The ESPOL-LAB Research Centre for European and International Politics, is composed of a team of researchers who actively contribute to the development of knowledge in political science. In their research they analyse public decision-making processes and contemporary transformations in the political sphere. Questioning the boundaries of politics and the relationship between politics and society is at the heart of ESPOL-LAB’s scientific project. What is the scope of the political decisions? What are its origins? To what extent do policies still refer to the regulation of society?
The apparent fragility of the contemporary state, in conjunction with the fragmentation of identities, growing globalisation of economies, and the emergence of new forms of violence highlight the difficulty of organising social relations and meaningful societal life. Yet, while the modern state may no longer be seen as the exclusive framework within which common rules are developed and transformed, it nevertheless retains an unparalleled appeal and ability to guide and organise society.
In this context, ESPOL-LAB research aims to help inform political decision-making processes, their normative underpinnings and the constraints they face, also including their continuously transforming relations to territory and violence. Our research team is composed of specialists in various political science fields, such as public policies, international relations, comparative politics, history of political ideas, and political theory.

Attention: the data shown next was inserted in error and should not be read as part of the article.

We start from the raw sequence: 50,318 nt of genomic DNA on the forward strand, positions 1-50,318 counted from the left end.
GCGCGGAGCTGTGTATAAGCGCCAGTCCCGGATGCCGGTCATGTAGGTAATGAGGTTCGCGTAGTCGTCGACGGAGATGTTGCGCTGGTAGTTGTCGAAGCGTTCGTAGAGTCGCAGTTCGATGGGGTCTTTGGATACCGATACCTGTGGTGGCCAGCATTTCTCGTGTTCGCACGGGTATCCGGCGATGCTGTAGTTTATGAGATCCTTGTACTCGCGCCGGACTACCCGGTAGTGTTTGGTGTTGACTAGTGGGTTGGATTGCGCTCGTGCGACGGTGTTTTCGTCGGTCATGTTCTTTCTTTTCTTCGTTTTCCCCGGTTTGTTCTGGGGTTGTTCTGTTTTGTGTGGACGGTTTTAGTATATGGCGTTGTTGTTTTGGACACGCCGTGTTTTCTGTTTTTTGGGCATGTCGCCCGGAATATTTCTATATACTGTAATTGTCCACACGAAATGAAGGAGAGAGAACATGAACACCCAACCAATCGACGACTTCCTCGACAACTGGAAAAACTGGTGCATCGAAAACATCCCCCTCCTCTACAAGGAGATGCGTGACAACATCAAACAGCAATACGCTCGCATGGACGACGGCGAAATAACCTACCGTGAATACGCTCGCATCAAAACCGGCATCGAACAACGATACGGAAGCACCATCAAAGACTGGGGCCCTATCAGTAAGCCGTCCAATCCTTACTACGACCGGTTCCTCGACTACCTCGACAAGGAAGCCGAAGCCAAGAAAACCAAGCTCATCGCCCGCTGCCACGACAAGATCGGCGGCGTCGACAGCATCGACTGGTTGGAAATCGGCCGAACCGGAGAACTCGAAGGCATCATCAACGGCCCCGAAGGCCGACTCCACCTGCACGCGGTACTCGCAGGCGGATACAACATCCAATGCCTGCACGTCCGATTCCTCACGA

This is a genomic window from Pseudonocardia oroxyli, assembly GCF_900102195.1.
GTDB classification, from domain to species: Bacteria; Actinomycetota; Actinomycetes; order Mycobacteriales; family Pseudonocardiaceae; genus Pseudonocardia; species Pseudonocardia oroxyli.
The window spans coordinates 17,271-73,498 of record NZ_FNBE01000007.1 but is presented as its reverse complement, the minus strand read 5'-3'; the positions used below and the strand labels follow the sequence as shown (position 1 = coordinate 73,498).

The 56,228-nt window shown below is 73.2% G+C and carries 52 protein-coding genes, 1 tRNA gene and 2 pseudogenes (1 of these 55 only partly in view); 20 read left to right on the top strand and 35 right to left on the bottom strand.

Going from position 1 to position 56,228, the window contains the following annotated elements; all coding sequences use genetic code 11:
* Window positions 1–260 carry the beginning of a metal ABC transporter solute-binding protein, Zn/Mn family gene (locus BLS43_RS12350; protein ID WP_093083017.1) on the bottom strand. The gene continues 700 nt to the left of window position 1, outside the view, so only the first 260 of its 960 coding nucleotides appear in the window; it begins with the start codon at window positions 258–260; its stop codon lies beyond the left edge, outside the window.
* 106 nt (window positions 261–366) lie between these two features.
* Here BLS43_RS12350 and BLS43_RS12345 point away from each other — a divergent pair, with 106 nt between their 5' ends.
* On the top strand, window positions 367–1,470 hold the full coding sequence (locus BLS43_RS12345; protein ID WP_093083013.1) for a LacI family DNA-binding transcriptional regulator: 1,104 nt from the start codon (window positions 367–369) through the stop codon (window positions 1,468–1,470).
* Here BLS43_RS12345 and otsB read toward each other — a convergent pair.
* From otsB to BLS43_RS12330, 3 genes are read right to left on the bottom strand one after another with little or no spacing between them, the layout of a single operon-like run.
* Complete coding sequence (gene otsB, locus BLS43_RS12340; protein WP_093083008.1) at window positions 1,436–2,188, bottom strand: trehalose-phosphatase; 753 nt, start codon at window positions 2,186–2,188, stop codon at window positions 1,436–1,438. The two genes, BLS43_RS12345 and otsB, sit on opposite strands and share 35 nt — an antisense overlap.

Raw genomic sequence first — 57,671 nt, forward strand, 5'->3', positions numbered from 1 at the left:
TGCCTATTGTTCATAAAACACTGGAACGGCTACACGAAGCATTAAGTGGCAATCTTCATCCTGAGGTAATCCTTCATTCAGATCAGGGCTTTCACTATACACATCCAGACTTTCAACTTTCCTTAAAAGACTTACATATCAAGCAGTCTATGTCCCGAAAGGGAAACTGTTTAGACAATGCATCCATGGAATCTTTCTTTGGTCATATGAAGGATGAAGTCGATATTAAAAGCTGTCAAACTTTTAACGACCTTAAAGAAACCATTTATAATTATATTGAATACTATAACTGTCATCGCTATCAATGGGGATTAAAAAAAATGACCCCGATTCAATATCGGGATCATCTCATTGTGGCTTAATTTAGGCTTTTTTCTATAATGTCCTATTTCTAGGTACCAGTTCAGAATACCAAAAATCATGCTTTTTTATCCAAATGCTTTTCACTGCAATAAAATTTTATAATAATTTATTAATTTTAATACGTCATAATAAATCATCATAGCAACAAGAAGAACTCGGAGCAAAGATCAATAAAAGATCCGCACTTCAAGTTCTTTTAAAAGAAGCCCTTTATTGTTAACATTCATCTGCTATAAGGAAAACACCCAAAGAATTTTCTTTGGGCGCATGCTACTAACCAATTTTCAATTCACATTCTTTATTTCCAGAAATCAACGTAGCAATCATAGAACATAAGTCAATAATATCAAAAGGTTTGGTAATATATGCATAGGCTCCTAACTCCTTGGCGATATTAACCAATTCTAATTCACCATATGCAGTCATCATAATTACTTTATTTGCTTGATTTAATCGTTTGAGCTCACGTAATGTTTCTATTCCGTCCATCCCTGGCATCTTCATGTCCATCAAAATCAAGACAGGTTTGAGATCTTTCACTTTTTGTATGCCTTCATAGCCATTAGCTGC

1) The quality of democracy
Representative democracy has been put to the test for several decades, in Europe as in the rest of the world. To understand the multifaceted causes of this crisis is one of the major challenges of social sciences and, more particularly, of political science. The role of political parties and governments is changing. In a globalized world, the position of nation states, including in the European Union is evolving. The forms and arenas of political participation are diversifying. The rise of so-called ‘populist’ movements is a challenge for the political elites.
Based on a reflection of the fundamental principles of democracy, this thematic axis aims to analyse the formal and procedural conditions of democracy, the capacity of political institutions to meet these criteria as well as the causes and consequences of democratic transformation. The research conducted on these issues goes beyond a strictly legalistic reading of democratic rules, and also includes a theoretical reflection on the criteria of good governance and an empirical analysis of political processes.